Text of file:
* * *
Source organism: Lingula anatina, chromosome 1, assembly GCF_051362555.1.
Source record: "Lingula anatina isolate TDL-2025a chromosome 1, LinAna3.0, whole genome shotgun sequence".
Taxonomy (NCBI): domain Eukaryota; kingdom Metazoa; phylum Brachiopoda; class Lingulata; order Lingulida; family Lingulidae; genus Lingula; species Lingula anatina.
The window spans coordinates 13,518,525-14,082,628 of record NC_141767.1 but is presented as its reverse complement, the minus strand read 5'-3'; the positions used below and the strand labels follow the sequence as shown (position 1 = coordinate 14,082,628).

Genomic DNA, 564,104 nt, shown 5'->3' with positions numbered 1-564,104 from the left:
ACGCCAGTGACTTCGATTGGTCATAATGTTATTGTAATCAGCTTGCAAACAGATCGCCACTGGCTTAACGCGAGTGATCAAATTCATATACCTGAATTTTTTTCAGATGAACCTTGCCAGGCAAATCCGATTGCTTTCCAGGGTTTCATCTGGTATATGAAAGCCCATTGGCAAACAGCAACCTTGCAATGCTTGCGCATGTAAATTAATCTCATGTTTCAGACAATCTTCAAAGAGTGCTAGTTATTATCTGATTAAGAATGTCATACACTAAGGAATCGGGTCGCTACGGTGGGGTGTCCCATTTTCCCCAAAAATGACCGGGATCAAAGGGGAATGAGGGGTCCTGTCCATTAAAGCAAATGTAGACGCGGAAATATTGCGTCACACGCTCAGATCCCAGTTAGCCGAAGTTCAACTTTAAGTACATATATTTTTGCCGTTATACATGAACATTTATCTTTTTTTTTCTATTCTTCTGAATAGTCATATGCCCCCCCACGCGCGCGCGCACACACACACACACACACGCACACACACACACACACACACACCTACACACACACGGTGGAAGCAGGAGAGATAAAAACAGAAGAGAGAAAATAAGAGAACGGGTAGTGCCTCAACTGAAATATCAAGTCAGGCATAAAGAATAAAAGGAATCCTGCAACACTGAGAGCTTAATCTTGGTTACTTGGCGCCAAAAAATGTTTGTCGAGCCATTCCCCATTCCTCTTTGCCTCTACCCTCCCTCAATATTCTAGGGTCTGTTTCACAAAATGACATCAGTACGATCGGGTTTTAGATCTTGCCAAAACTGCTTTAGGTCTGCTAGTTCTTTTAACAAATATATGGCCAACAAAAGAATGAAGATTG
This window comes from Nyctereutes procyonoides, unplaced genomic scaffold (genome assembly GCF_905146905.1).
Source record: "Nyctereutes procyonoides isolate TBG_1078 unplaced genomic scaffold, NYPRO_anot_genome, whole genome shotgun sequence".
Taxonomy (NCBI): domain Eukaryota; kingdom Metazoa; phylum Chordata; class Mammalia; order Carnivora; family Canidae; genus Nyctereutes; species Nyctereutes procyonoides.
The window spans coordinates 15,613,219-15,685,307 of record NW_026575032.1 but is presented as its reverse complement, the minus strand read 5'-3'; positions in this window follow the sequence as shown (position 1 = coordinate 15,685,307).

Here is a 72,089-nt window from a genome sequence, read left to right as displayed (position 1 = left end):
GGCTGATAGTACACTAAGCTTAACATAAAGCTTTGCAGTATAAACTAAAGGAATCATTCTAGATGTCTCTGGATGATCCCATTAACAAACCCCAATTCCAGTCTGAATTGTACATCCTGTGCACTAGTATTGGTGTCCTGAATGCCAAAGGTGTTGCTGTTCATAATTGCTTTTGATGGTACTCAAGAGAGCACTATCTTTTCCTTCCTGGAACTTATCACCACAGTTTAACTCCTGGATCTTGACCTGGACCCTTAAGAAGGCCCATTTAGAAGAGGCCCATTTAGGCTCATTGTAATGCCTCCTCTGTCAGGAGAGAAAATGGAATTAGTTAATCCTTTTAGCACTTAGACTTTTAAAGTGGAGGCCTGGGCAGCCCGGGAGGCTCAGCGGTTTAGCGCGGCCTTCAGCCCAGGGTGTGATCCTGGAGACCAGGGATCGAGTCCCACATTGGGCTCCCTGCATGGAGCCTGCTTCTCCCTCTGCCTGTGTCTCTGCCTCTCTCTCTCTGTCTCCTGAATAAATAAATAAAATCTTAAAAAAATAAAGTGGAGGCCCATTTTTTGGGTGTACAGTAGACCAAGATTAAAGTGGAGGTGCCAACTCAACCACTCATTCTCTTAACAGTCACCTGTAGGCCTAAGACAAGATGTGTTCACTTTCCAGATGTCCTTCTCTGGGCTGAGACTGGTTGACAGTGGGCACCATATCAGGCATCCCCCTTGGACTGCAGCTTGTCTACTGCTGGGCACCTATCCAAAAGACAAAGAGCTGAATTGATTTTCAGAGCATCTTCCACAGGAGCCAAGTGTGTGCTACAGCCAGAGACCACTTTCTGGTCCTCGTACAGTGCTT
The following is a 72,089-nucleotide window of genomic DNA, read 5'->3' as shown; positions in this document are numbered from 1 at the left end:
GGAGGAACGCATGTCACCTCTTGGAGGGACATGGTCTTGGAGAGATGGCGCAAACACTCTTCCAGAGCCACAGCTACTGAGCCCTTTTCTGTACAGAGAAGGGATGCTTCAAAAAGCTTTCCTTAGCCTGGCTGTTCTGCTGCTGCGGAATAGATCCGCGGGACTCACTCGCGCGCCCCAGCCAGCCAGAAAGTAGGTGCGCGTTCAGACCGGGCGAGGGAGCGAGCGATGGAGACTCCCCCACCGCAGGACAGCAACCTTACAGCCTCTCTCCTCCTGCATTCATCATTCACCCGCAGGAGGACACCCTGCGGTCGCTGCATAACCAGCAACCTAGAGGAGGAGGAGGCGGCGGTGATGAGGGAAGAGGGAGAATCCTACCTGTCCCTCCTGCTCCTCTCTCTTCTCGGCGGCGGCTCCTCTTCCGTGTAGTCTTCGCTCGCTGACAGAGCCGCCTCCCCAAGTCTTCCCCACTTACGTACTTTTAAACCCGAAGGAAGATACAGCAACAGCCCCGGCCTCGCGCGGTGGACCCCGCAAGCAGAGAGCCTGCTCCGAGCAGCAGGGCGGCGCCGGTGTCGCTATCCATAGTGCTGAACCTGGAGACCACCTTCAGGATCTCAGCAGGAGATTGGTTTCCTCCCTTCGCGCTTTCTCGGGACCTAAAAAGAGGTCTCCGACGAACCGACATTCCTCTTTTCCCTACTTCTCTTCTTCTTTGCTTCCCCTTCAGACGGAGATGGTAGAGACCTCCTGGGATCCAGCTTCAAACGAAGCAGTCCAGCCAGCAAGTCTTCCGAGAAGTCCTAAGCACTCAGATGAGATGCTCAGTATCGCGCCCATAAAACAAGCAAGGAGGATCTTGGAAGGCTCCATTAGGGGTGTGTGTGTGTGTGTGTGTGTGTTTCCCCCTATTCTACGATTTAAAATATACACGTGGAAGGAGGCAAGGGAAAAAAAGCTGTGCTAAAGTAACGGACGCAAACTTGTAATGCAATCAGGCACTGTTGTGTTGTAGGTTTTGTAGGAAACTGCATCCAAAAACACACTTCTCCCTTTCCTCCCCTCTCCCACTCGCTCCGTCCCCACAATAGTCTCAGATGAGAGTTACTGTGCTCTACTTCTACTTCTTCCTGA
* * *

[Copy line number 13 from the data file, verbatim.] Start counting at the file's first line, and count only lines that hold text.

The following is a 72,089-nucleotide window of genomic DNA, read 5'->3' as shown; positions in this document are numbered from 1 at the left end: